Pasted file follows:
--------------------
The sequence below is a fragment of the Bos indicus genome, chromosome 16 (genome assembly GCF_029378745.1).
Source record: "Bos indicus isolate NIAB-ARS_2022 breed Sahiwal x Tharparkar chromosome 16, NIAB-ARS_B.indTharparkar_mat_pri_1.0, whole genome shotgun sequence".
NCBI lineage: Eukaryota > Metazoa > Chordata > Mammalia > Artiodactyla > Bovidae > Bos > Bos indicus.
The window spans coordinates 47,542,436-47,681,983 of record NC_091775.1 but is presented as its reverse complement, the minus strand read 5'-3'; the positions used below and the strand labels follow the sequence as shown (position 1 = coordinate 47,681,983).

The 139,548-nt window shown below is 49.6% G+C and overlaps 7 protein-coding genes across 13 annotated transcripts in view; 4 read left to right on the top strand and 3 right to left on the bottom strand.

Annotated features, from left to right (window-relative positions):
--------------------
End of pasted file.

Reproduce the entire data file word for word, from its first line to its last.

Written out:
The sequence below is a fragment of the Bos indicus genome, chromosome 16 (genome assembly GCF_029378745.1).
Source record: "Bos indicus isolate NIAB-ARS_2022 breed Sahiwal x Tharparkar chromosome 16, NIAB-ARS_B.indTharparkar_mat_pri_1.0, whole genome shotgun sequence".
NCBI lineage: Eukaryota > Metazoa > Chordata > Mammalia > Artiodactyla > Bovidae > Bos > Bos indicus.
The window spans coordinates 47,542,436-47,681,983 of record NC_091775.1 but is presented as its reverse complement, the minus strand read 5'-3'; the positions used below and the strand labels follow the sequence as shown (position 1 = coordinate 47,681,983).

The 139,548-nt window shown below is 49.6% G+C and overlaps 7 protein-coding genes across 13 annotated transcripts in view; 4 read left to right on the top strand and 3 right to left on the bottom strand.

Annotated features, from left to right (window-relative positions):